Wednesday, July 28, 2010

Night of the Demons (1988)

Directed by Kevin Tenney
Starring Mimi Kincade, Linnea Quigley, Alvin Alexis
Rated R
USA

"Eat a bowl of fuck. I am here to party."

Night of the Demons is one of the most instantly memorable 80's shlock-horror hits. Released just before Halloween in 1988, it was a very modest theatrical hit, but once it hit VHS shelves a year later, it became a cult classic, and remains a Halloween staple for horror fans to this day. Demons was directed by Kevin Tenney, who had just scored a surprise hit with his directorial debut, 1986's Witchboard. Much like that film, Demons uses a séance as the springboard for the ensuing Satanic antics, only this one is more firmly rooted in the slasher genre, peppering the typical teenage sex n' death motifs with a bizarre superimposed latex demon who makes a couple of brief and pointless appearances throughout the film. Aiding and abetting this gory monstrosity is a cast of over-aged adolescents, including then-reigning scream queen Linnea Quigley, who provides the film with its most alarming moment (it involves her left boob and a tube of lipstick). Kevin's brother Dennis provided original tunes for the eye-rolling soundtrack, and the cheapjack gore effects were by Steve Johnson, Quigley's one-time hubby. For all intents and purposes, it was an all-star 80's horror event, and like most things in the 80's, the results were chintzy, brainless, and frequently hilarious. Sometimes even on purpose.


Angela (jazz choreographer-turned actress-turned dog whisperer Mimi Kincade) is a sour-faced, black-laced high school goth girl who decides to throw a Halloween bash at one Hull House, the local haunted-place-no-one-ever-goes-to. There was some sort of massacre there many years ago, and no one knows exactly what happened. You know how that goes. With a little help from her saucy friend Suzanne (Linnea Quigley, way over the teen-vamp age limit), she manages to shoplift a sack full of booze and party favors, and proceeds to Halloween-ize the already spooky old joint.


Eventually, a handful of 80's stereotypes show up for the party, including a fat stooge named Stooge (Hal Havins, Sorority Babes in the Slimeball Bowl-o-rama), a skittish, possibly gay black dude in a pirate outfit (Alvin Alexis), a virginal good girl (Cathy Podewell, Dallas), a heartless cad (Lance Fenton, Heathers), etc. Things go pretty good - lots of drinkin', dancin', and neckin' ensue - until they decide to mess with forces from the beyond. Utilizing a full-length mirror and some of Angela's goth-girl mumbo jumbo, they accidentally summon a demon from his sleep chamber in the basement crematorium (did I mention Hull House was once a funeral home?), who summarily takes over their bodies one by one, using them to attack, murder and mutilate the others. Can anyone escape this Night of the Demons?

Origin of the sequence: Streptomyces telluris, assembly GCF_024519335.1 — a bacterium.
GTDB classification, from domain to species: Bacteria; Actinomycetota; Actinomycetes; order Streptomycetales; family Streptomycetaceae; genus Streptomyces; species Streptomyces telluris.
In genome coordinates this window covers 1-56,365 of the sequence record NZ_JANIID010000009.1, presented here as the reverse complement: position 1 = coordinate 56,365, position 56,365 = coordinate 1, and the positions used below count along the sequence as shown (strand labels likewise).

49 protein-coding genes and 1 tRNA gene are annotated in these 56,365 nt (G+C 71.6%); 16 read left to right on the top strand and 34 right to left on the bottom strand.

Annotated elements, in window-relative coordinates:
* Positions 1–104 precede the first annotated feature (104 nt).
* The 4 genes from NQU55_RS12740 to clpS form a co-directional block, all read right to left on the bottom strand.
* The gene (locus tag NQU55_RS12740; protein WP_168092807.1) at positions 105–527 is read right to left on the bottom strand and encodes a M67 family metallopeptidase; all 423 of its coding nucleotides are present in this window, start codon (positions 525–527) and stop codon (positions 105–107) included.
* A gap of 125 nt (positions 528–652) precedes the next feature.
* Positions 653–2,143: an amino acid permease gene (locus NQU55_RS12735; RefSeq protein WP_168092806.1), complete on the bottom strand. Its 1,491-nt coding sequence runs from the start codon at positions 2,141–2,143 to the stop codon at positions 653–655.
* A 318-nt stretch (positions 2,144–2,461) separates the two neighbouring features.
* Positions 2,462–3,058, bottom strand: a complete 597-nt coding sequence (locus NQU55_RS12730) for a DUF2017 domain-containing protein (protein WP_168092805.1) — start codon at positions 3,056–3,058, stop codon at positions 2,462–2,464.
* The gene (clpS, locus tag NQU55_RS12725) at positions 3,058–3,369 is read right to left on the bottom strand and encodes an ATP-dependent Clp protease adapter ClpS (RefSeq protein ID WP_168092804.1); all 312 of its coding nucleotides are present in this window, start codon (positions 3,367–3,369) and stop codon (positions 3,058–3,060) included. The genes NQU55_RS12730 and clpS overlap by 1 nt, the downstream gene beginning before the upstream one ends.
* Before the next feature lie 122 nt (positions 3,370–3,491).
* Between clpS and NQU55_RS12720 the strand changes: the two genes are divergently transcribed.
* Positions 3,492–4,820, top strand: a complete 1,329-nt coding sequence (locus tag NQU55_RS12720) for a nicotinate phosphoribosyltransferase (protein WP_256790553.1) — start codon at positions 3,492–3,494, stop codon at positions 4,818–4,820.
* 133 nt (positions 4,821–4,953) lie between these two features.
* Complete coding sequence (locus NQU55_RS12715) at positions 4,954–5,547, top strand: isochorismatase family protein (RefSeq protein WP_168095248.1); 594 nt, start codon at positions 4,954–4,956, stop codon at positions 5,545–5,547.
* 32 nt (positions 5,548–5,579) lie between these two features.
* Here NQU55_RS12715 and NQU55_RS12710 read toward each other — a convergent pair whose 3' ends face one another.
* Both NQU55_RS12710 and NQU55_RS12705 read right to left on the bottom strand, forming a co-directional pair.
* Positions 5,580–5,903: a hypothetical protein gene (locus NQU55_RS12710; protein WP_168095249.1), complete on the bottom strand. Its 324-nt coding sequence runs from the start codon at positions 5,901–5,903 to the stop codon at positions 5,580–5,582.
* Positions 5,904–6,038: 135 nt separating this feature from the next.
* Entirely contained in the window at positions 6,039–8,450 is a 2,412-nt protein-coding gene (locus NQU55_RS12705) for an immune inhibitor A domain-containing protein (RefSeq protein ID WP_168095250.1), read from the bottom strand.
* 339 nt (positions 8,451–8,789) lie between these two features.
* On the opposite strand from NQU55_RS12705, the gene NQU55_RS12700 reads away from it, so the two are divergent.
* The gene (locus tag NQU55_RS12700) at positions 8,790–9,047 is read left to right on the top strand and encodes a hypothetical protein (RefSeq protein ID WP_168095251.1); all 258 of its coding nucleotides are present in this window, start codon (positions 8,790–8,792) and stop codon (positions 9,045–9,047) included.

Well, sure. All they really have to do is jump over the fuckin' fence.


Night of the Demons is virtually plotless, woefully miscast, and often resembles little more than a walk-through tour of a rickety state-fair haunted-house attraction. That being said, the film still succeeds as a wildly entertaining period piece. For one thing, the atmosphere - especially in the opening scenes - is wonderfully thick. In fact, Night of the Demons captures the sights, sounds, and smells of Halloween better than any other 80's film I can think of. The soundtrack is frequently amazing - Dennis Michael Tenney's song about computer dating has to be heard to be believed - and roots the film firmly in the high 80's, as does Angela's uber-goth get-up and Stooge's punk-slob persona. Casting a 30 year old Linnea Quigley as a hot-to-trot teen was also a brilliantly wrong-headed move, and she makes the most of it, flashing her ass and wildly over-emoting at  Every turn. And of course, the infamous lipstick-in-the-nipple scene is still as effective as ever. Sure, Night of the Demons is garbage, but it's tasty, brightly-colored garbage, full of dimestore gore, obnoxious characters, a smattering of nudity, and a whole haunted house full of dumb fun.


Two by-the-numbers, straight-to-VHS sequels soon followed, and a still-unreleased remake (starring Shannon Elizabeth and Tiffany Shepis!) was shot in 2009. Don't bother with any of them until you've seen the original.


-Ken McIntyre

1 comment:

  1. This has always been a person favorite of mine. None of the sequels/remake are worth the celluloid wasted making them.

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